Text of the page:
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Evan Davis on... the price point

Updated Saturday, 7th March 2009

The Bottom Line presenter Evan Davis gets behind the mystery of how companies fix their prices.

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Most of us probably don’t think about how companies set prices very often. We observe the prices, we grumble about them or we’re very pleased with them - but we don’t think about how they go about doing it.

If we did think about it, we’d probably have in our mind a rather simple process where they take the cost of what they produce and add a little bit on. Maybe they take into account supply and demand, or something like that.

In practice, though, it turns out it’s vastly more complicated than perhaps it sounds, and we had some illustrations of the kinds of complexities that companies have to deal with.

First off, when you’re thinking about the cost of your product, well, it depends on the volume that you’re going to produce. But you don’t know what volume you’re going to produce until the customers have bought it. Terribly complicated, therefore, just to take a cost and add a bit, you’re sort of finessing your notion of your costs as you go as the volumes come in. And there’s obviously something of a gamble there for companies as they work out what volume they expect and update that with the volumes that actually ensue.

And then we have the second, and perhaps even more elaborate complication, which is that markets aren’t simple. You take a company like a bus company, it’s not just one set of consumers paying the same price at all times of day because, firstly, the buses at some times of day are too full and at other times of day are too empty and you have some consumers who, frankly, can afford to pay a lot and are willing to pay a lot and you have other backpacker-type consumers who basically can’t pay very much and are very sensitive to the price. And, if you’re trying to maximise the revenue of your service, you somehow have to find a way of getting one lot to pay a lot in order that you get enough money in while nevertheless getting the others onto the bus so that your buses aren’t running empty.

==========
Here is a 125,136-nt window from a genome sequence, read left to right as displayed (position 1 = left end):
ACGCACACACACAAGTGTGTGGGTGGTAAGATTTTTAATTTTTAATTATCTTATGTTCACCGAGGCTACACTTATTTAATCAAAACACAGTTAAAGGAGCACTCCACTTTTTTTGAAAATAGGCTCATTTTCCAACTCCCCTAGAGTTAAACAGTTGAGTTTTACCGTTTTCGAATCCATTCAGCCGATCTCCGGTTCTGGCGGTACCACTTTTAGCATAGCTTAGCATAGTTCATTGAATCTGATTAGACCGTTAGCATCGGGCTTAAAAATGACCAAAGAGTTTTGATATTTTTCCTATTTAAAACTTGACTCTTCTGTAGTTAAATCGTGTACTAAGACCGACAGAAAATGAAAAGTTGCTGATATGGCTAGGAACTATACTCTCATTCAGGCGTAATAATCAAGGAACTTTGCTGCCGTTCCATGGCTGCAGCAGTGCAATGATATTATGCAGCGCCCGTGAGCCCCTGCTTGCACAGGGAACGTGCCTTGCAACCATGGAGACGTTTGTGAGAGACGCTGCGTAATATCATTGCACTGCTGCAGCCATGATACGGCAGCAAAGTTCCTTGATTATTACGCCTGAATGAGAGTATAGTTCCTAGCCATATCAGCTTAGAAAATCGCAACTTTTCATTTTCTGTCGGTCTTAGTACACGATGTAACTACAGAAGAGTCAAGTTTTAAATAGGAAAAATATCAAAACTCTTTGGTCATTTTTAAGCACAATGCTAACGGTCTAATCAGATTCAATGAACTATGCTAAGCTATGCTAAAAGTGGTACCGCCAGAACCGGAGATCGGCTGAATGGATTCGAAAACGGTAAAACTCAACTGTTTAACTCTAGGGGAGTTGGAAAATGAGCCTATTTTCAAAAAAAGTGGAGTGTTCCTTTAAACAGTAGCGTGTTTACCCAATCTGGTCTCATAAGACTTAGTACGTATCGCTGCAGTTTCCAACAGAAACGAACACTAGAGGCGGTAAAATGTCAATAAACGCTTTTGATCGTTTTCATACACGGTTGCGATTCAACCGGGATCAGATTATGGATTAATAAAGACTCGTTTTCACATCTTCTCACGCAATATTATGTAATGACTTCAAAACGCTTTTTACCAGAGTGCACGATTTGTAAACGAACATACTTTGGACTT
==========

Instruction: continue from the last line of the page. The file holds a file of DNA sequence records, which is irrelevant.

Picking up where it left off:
It all, in practice, turns out to be, well, far more complicated than the simple notions I think that most of us would have. So if we sometimes find ourselves complaining about the complexity of the prices that we end up paying, well there is truly a logic to it.

 

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